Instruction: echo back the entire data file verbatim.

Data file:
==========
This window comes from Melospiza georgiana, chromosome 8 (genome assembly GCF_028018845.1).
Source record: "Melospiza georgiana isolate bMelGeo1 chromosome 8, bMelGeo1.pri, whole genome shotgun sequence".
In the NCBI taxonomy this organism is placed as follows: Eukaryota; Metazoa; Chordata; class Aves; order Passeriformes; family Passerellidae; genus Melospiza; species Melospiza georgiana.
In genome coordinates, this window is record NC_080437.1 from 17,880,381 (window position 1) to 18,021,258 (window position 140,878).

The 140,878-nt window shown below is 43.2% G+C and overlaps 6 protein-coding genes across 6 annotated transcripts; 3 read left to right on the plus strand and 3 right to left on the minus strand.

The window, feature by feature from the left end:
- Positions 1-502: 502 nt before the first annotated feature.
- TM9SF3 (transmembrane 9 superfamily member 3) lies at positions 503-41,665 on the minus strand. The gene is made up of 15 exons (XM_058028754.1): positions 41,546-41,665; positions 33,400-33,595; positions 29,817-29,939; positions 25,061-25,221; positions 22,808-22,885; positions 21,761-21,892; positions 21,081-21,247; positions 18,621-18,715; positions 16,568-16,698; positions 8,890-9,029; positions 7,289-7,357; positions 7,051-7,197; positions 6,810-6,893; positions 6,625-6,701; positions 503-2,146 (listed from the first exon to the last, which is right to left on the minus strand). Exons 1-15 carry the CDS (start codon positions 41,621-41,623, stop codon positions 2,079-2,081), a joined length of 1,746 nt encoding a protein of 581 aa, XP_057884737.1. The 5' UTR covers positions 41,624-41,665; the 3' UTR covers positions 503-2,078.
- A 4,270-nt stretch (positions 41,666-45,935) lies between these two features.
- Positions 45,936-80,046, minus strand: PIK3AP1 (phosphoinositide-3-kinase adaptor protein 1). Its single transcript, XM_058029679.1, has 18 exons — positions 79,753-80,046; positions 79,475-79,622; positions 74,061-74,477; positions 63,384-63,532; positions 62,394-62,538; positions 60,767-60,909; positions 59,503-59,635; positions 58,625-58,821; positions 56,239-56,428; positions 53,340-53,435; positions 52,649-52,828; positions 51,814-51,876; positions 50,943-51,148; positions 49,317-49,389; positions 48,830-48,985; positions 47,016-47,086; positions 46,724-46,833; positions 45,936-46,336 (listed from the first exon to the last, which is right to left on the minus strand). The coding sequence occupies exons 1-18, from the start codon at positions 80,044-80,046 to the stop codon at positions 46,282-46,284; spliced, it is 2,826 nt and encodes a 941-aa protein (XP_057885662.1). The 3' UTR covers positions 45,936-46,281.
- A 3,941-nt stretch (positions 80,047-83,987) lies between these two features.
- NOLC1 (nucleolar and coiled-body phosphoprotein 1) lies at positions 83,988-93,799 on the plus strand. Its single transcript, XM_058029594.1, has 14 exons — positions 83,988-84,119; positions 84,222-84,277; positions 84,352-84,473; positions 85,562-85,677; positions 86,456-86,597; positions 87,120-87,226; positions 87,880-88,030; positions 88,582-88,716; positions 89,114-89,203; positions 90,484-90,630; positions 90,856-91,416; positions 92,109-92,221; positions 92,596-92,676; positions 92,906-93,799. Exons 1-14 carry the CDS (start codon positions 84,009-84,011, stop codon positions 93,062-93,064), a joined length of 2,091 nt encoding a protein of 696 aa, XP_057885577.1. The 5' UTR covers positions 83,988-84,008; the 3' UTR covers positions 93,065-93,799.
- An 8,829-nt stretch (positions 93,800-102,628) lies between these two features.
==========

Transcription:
This window comes from Melospiza georgiana, chromosome 8 (genome assembly GCF_028018845.1).
Source record: "Melospiza georgiana isolate bMelGeo1 chromosome 8, bMelGeo1.pri, whole genome shotgun sequence".
In the NCBI taxonomy this organism is placed as follows: Eukaryota; Metazoa; Chordata; class Aves; order Passeriformes; family Passerellidae; genus Melospiza; species Melospiza georgiana.
In genome coordinates, this window is record NC_080437.1 from 17,880,381 (window position 1) to 18,021,258 (window position 140,878).

The 140,878-nt window shown below is 43.2% G+C and overlaps 6 protein-coding genes across 6 annotated transcripts; 3 read left to right on the plus strand and 3 right to left on the minus strand.

The window, feature by feature from the left end:
- Positions 1-502: 502 nt before the first annotated feature.
- TM9SF3 (transmembrane 9 superfamily member 3) lies at positions 503-41,665 on the minus strand. The gene is made up of 15 exons (XM_058028754.1): positions 41,546-41,665; positions 33,400-33,595; positions 29,817-29,939; positions 25,061-25,221; positions 22,808-22,885; positions 21,761-21,892; positions 21,081-21,247; positions 18,621-18,715; positions 16,568-16,698; positions 8,890-9,029; positions 7,289-7,357; positions 7,051-7,197; positions 6,810-6,893; positions 6,625-6,701; positions 503-2,146 (listed from the first exon to the last, which is right to left on the minus strand). Exons 1-15 carry the CDS (start codon positions 41,621-41,623, stop codon positions 2,079-2,081), a joined length of 1,746 nt encoding a protein of 581 aa, XP_057884737.1. The 5' UTR covers positions 41,624-41,665; the 3' UTR covers positions 503-2,078.
- A 4,270-nt stretch (positions 41,666-45,935) lies between these two features.
- Positions 45,936-80,046, minus strand: PIK3AP1 (phosphoinositide-3-kinase adaptor protein 1). Its single transcript, XM_058029679.1, has 18 exons — positions 79,753-80,046; positions 79,475-79,622; positions 74,061-74,477; positions 63,384-63,532; positions 62,394-62,538; positions 60,767-60,909; positions 59,503-59,635; positions 58,625-58,821; positions 56,239-56,428; positions 53,340-53,435; positions 52,649-52,828; positions 51,814-51,876; positions 50,943-51,148; positions 49,317-49,389; positions 48,830-48,985; positions 47,016-47,086; positions 46,724-46,833; positions 45,936-46,336 (listed from the first exon to the last, which is right to left on the minus strand). The coding sequence occupies exons 1-18, from the start codon at positions 80,044-80,046 to the stop codon at positions 46,282-46,284; spliced, it is 2,826 nt and encodes a 941-aa protein (XP_057885662.1). The 3' UTR covers positions 45,936-46,281.
- A 3,941-nt stretch (positions 80,047-83,987) lies between these two features.
- NOLC1 (nucleolar and coiled-body phosphoprotein 1) lies at positions 83,988-93,799 on the plus strand. Its single transcript, XM_058029594.1, has 14 exons — positions 83,988-84,119; positions 84,222-84,277; positions 84,352-84,473; positions 85,562-85,677; positions 86,456-86,597; positions 87,120-87,226; positions 87,880-88,030; positions 88,582-88,716; positions 89,114-89,203; positions 90,484-90,630; positions 90,856-91,416; positions 92,109-92,221; positions 92,596-92,676; positions 92,906-93,799. Exons 1-14 carry the CDS (start codon positions 84,009-84,011, stop codon positions 93,062-93,064), a joined length of 2,091 nt encoding a protein of 696 aa, XP_057885577.1. The 5' UTR covers positions 83,988-84,008; the 3' UTR covers positions 93,065-93,799.
- An 8,829-nt stretch (positions 93,800-102,628) lies between these two features.